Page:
Crime

Vancouver Area Teen Sentenced To 16 Months For Swatting 331

An anonymous reader writes: A 17-year-old from the Vancouver area in Canada has been sentenced to 16 months in youth custody and 8 months under supervision in the community after pleading guilty to 23 charges including criminal harassment, public mischief, extortion and uttering threats. The teenager was responsible for a number of swatting calls across the United States and Canada — mostly of female gamers. The judge told him, "It appears that when real life became too hard you retreated into the online world and became increasingly socially isolated. While you may think you enjoyed greater success in the online world, that success was an illusion. You were left with severely limited social skills and a significant educational deficit."
Advertising

Adblock Plus Reduces University's Network Traffic By 25 Percent 327

Mickeycaskill writes: Simon Fraser University in British Columbia, Canada claims it cut 25% of its network traffic (40% of video traffic) by deploying Adblock Plus across its internal network. The study tested the ability of the Adblock Plus browser extension (PDF) in reducing IP traffic when installed in a large enterprise network environment, and found that huge amounts of data transfer were saved by blocking web-based advertisements and video trailers. The experiment was carried out over a period of six weeks. Disclaimer: the study was funded by Adblock Plus.
Privacy

When a Company Gets Sold, Your Data May Be Sold, Too 92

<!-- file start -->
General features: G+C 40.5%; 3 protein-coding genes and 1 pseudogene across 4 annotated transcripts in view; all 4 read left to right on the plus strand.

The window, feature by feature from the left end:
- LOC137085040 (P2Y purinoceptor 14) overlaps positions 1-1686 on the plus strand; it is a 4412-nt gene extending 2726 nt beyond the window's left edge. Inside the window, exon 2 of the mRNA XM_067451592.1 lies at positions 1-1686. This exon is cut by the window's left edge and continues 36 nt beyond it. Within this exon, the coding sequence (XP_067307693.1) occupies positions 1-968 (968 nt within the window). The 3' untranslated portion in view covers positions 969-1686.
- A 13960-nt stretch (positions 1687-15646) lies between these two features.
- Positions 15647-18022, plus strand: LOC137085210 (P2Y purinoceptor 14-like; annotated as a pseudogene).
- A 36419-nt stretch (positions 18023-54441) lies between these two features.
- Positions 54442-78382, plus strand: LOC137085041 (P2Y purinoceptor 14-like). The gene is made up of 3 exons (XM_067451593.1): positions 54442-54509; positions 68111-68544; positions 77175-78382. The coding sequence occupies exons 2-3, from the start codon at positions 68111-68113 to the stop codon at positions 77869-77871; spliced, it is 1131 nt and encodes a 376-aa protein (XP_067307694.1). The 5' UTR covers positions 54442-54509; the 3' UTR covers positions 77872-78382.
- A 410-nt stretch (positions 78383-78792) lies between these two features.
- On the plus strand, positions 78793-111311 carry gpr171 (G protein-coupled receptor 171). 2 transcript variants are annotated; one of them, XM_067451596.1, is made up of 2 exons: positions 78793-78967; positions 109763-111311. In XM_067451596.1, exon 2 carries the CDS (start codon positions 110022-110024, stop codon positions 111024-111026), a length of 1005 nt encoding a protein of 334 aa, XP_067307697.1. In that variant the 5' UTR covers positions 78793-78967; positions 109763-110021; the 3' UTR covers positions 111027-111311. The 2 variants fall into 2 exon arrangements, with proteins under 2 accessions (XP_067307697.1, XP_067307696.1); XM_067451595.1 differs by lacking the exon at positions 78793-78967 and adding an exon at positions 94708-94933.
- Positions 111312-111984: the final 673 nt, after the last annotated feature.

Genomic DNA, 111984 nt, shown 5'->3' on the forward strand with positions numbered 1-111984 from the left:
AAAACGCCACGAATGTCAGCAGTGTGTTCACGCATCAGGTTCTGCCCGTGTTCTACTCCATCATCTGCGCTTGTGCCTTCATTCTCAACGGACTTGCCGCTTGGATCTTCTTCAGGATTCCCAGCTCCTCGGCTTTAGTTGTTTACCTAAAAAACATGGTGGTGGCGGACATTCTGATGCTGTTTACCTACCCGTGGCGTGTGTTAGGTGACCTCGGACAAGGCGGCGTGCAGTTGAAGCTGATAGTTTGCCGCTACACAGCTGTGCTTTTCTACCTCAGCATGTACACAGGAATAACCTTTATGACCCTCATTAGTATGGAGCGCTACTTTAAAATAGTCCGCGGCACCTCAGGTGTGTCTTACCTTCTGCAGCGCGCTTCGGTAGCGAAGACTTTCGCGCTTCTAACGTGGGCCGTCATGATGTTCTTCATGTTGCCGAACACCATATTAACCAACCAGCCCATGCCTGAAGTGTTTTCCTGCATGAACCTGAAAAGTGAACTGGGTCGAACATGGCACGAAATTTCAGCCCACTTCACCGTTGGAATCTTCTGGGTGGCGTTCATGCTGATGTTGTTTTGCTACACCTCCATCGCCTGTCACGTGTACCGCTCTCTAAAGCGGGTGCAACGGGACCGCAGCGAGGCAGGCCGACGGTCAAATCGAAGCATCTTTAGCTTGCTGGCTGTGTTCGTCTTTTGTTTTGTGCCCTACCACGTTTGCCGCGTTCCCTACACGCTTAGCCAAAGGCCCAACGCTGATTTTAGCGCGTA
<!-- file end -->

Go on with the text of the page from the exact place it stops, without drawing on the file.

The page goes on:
An anonymous reader writes: A new report points out that many of the top internet sites have language in their privacy policies saying that your private data might be transferred in the event of an acquisition, bankruptcy sale, or other transaction. They effectively say, "We won't ever sell your information, unless things go bad for us." 85 of the top 100 websites in the U.S. (ranked by Alexa), had this sort of language, including Amazon, Apple, Facebook, Google, Hulu, and LinkedIn. (RadioShack did this recently.) "The potential ramifications of the fire sale provisions became clear two years ago when True.com, a dating site based in Plano, Tex., that was going through a bankruptcy proceeding, tried to sell its customer database on 43 million members to a dating site based in Canada. The profiles included consumers' names, birth dates, sexual orientation, race, religion, criminal convictions, photos, videos, contact information and more. Because the site's privacy policy had promised never to sell or share members' personal details without their permission, Texas was able to intervene to stop the sale of customer data, including intimate details on about two million Texans." But with this new language, users no longer enjoy that sort of protection. Only 17 of the top 100 sites even say they will notify customers of the data transfer. Only a handful allow users to opt out.